Meatless Meals for Lent Using Beans

Meatless meals on Fridays during Lent are not a problem for my family – we are very fortunate that our parish has a meatless dinner followed by the Stations of the Cross every Friday during Lent. Despite this, we enjoy many meatless meals throughout the year, as I have found it to be a real money-saver. I also have been made aware in the past year or so that the meatless Fridays obligation was not actually removed… if we do not refrain from eating meat on Fridays, we are supposed to substitute another sacrifice. So, seeing as I was already making at least two meatless dinners a week, I have begun to plan one of those meals for Fridays.

Here are two of our favorite, relatively easy, and healthy bean recipes:

Bean Chalupas

This makes three full-size chalupas (two tortillas each). Younger children may only eat half of a whole chalupa.

1 can pinto beans (can cook dry beans instead if desired)
Cumin to taste
Cilantro to taste
6 whole grain flour tortillas
1 can diced tomatoes, drained
1 avocado, thinly sliced
¾ cup cheddar, shredded
¾ cup Monterey jack, shredded

Optional toppings:
Sour cream
Shredded lettuce
Diced red bell pepper
Sliced black olives

Heat a small amount of olive oil in a skillet over medium heat. Cook each tortilla for a few minutes on both sides. Make sure to watch them carefully as they can burn easily, especially when cooking the second side (you may find that it helps to add more oil for each tortilla). Set aside. You can also proceed to the next step if you are able to keep an eye on the tortillas as well.

Drain most of the liquid from the can of beans. Heat beans on the stove, then mash to make a paste. Season with cumin and cilantro. Place three tortillas on a large baking sheet and divide the bean mixture evenly onto each tortilla, spreading it to the edges. Top with tomatoes, avocado, and cheese. Bake in a 375 degree oven for seven minutes. This time can be used to either cook the remaining three tortillas or to prepare the toppings.

Top each chalupa with remaining tortillas and return to the oven for an additional two minutes. Add desired toppings and enjoy!

Toddler Tip: These can be hard for little mouths to handle if they are made too thickly. I try to make one with a much thinner layer of beans, tomatoes, and cheese so that my little one can eat it more easily. If it is thin enough, you may be able to cut it into wedges like a quesadilla. I usually use a pizza wheel to cut it into small pieces that she can pick up with a fork. My husband and I cut them up with serrated steak knives, which seem to work better on the crispy tortilla than a table knife.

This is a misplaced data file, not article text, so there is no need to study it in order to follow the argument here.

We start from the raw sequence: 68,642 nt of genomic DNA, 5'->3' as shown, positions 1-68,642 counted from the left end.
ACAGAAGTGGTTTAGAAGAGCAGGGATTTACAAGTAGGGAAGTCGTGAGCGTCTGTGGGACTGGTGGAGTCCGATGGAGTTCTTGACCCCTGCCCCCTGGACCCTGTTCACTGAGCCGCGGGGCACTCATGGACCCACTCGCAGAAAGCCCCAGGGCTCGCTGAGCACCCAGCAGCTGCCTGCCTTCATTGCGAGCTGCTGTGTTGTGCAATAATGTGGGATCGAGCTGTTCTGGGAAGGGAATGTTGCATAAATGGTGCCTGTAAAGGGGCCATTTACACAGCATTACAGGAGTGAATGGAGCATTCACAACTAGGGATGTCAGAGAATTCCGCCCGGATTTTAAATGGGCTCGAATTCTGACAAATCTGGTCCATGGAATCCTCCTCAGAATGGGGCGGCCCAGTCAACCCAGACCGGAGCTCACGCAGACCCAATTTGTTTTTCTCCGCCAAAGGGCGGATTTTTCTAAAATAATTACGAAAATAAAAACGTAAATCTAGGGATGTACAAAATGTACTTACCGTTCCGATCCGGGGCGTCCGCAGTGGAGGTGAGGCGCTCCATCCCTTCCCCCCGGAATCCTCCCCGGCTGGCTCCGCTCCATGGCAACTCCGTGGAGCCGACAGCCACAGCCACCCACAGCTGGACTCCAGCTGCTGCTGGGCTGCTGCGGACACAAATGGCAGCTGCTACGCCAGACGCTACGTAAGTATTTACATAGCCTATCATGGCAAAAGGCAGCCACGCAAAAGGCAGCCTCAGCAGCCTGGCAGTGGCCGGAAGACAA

Red Beans and Rice

This is a recipe that my mother used to make on Fridays during Lent. It is very easy and uses simple ingredients. We like to have cornbread on the side.

½ lb. Dry red beans
¼ cup chopped onion
1 tsp. Cumin
1 tsp. Cilantro
1 cup uncooked rice (we use brown rice)
Shredded cheddar (as much as desired!)
Sour cream, if desired

Rinse, sort, and soak beans according to package directions. Once beans have completed soaking, place them in a pot with approximately three cups of water. Add the onions and seasonings and bring to a boil. Turn down the heat and simmer, covered, at least 1 – 1 ½ hours. Check the water every so often and add more water if it begins to get low.

Cook the rice according to package directions so that it will be ready at about the same time as the beans. Serve the beans over the rice and top with cheese and sour cream if desired. This makes 4 generous servings.


And an easy meatless lunch idea… top a layer of tortilla chips with a can of drained black beans. Add cheeses, olives, tomatoes, salsa, and bake for just a few minutes in the oven to make nachos!

I hope these ideas make plain ol’ beans sound a bit more appealing!


This post was written by Erin at Growing my Girls for publication here at Catholic Cuisine. Thank you Erin!

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3 comments:

  1. These chalupas sound delicious! We might be using jalepenos for a topping too... :) Thanks for posting!

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  2. Those sound wonderful. Thank you!

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  3. I think it’s great that you prepare meatless meals for your family all year long. Did you know that cutting back on saturated fats by 15% - which is equivalent to going meatless one day a week - reduces your risk of heart disease, cancer, diabetes, and stroke? As you mentioned it can also save you quite a bit of money.
    I just started working for a non-profit campaign called Meatless Mondays which encourages Americans to cut meat from their diets once a week. We have lots of great recipe ideas on our website, including "Meredith’s Black Beans and Rice". You can check it out by going to http://www.MeatlessMonday.com

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